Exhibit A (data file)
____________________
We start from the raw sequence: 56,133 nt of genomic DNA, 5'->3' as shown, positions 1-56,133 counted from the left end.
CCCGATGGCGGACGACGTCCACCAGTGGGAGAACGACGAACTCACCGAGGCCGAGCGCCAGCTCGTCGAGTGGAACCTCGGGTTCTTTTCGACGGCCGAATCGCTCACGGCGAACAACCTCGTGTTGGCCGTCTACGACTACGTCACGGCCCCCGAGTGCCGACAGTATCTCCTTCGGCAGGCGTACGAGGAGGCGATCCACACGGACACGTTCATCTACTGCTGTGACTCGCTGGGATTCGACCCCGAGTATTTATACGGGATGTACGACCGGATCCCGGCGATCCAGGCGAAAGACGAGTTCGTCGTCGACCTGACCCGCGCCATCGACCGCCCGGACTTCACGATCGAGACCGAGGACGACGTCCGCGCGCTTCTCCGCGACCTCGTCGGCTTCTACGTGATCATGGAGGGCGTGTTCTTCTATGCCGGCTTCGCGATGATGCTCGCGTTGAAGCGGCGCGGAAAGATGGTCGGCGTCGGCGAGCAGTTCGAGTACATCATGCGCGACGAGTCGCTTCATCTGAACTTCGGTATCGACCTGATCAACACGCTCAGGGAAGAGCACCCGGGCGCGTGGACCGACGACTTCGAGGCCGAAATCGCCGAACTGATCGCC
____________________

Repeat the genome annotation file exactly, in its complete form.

We start from the raw sequence: 56,133 nt of genomic DNA, 5'->3' as shown, positions 1-56,133 counted from the left end.
CCCGATGGCGGACGACGTCCACCAGTGGGAGAACGACGAACTCACCGAGGCCGAGCGCCAGCTCGTCGAGTGGAACCTCGGGTTCTTTTCGACGGCCGAATCGCTCACGGCGAACAACCTCGTGTTGGCCGTCTACGACTACGTCACGGCCCCCGAGTGCCGACAGTATCTCCTTCGGCAGGCGTACGAGGAGGCGATCCACACGGACACGTTCATCTACTGCTGTGACTCGCTGGGATTCGACCCCGAGTATTTATACGGGATGTACGACCGGATCCCGGCGATCCAGGCGAAAGACGAGTTCGTCGTCGACCTGACCCGCGCCATCGACCGCCCGGACTTCACGATCGAGACCGAGGACGACGTCCGCGCGCTTCTCCGCGACCTCGTCGGCTTCTACGTGATCATGGAGGGCGTGTTCTTCTATGCCGGCTTCGCGATGATGCTCGCGTTGAAGCGGCGCGGAAAGATGGTCGGCGTCGGCGAGCAGTTCGAGTACATCATGCGCGACGAGTCGCTTCATCTGAACTTCGGTATCGACCTGATCAACACGCTCAGGGAAGAGCACCCGGGCGCGTGGACCGACGACTTCGAGGCCGAAATCGCCGAACTGATCGCC